Historical baselines are needed to reconstruct long-term changes in marine animal populations and enhance our ability to articulate management recommendations. We reconstructed common angelshark (Squatina squatina) abundance in the Northern Adriatic Sea over the last two centuries by integrating different sources of formal and informal information. The wide amount of information collected helped assessing if the species is actually extirpated from the area, as stated in previous studies. According to naturalists’ accounts and historical documents, in the nineteenth and early twenty-first centuries the species was so abundant to sustain targeted fisheries, and large quantities of S. squatina were sold in the main fish markets. In the 1960s, the species collapsed and got economically extinct. Even if it was never caught in the area through scientific surveys during the period 1948–2014, from fishermen interviews emerged that the species is not extirpated. However, only 50% of interviewees caught S. squatina at least once and they were significantly older than the fishermen that never caught it (shifting baseline syndrome). Moreover, the size of the fish caught significantly decreased through time, indicating the depletion of larger individuals. Our integrated approach can be applied to any poorly assessed species so that appropriate international conservation measures can be prioritized.

Common, rare or extirpated? Shifting baselines for common angelshark, Squatina squatina (Elasmobranchii: Squatinidae), in the Northern Adriatic Sea (Mediterranean Sea).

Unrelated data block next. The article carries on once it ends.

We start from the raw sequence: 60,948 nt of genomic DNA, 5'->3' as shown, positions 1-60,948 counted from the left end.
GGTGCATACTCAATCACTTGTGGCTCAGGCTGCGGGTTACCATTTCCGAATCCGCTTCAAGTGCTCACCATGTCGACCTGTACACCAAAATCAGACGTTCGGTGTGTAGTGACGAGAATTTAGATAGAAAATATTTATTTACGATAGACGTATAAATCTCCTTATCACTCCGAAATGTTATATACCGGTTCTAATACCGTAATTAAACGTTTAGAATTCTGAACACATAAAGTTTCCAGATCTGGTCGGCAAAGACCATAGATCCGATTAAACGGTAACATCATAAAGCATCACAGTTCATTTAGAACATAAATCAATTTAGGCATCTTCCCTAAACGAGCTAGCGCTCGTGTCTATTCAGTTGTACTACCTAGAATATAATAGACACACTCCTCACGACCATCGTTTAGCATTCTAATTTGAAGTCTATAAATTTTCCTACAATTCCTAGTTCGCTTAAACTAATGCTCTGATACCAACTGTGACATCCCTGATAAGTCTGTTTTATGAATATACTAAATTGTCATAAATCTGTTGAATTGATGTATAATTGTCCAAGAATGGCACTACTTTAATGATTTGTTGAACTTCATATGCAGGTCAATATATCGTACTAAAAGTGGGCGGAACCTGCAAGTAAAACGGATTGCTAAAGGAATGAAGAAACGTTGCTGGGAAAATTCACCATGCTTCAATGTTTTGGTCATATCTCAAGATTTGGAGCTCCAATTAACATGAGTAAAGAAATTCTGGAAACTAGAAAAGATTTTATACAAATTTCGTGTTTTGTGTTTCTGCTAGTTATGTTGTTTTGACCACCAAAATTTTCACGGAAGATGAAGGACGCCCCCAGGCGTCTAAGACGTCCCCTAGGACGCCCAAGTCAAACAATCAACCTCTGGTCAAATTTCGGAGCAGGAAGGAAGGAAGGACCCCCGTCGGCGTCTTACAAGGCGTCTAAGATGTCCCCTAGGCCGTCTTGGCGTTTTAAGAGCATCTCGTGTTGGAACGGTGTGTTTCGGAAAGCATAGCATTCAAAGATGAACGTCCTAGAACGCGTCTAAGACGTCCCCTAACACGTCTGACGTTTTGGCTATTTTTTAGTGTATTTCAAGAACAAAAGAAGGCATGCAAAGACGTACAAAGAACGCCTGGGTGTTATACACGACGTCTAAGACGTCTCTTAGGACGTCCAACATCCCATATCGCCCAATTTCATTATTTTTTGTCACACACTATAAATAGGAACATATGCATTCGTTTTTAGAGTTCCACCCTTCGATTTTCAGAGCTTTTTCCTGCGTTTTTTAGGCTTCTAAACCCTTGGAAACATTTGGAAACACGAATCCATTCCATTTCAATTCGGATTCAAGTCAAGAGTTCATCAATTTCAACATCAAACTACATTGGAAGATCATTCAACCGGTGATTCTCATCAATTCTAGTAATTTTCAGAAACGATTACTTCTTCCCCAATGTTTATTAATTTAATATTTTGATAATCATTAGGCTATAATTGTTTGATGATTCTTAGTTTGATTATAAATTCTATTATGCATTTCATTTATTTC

BORME D;
2016

Abstract

Historical baselines are needed to reconstruct long-term changes in marine animal populations and enhance our ability to articulate management recommendations. We reconstructed common angelshark (Squatina squatina) abundance in the Northern Adriatic Sea over the last two centuries by integrating different sources of formal and informal information. The wide amount of information collected helped assessing if the species is actually extirpated from the area, as stated in previous studies. According to naturalists’ accounts and historical documents, in the nineteenth and early twenty-first centuries the species was so abundant to sustain targeted fisheries, and large quantities of S. squatina were sold in the main fish markets. In the 1960s, the species collapsed and got economically extinct. Even if it was never caught in the area through scientific surveys during the period 1948–2014, from fishermen interviews emerged that the species is not extirpated. However, only 50% of interviewees caught S. squatina at least once and they were significantly older than the fishermen that never caught it (shifting baseline syndrome). Moreover, the size of the fish caught significantly decreased through time, indicating the depletion of larger individuals. Our integrated approach can be applied to any poorly assessed species so that appropriate international conservation measures can be prioritized.
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Utilizza questo identificativo per citare o creare un link a questo documento: http://hdl.handle.net/20.500.14083/2013
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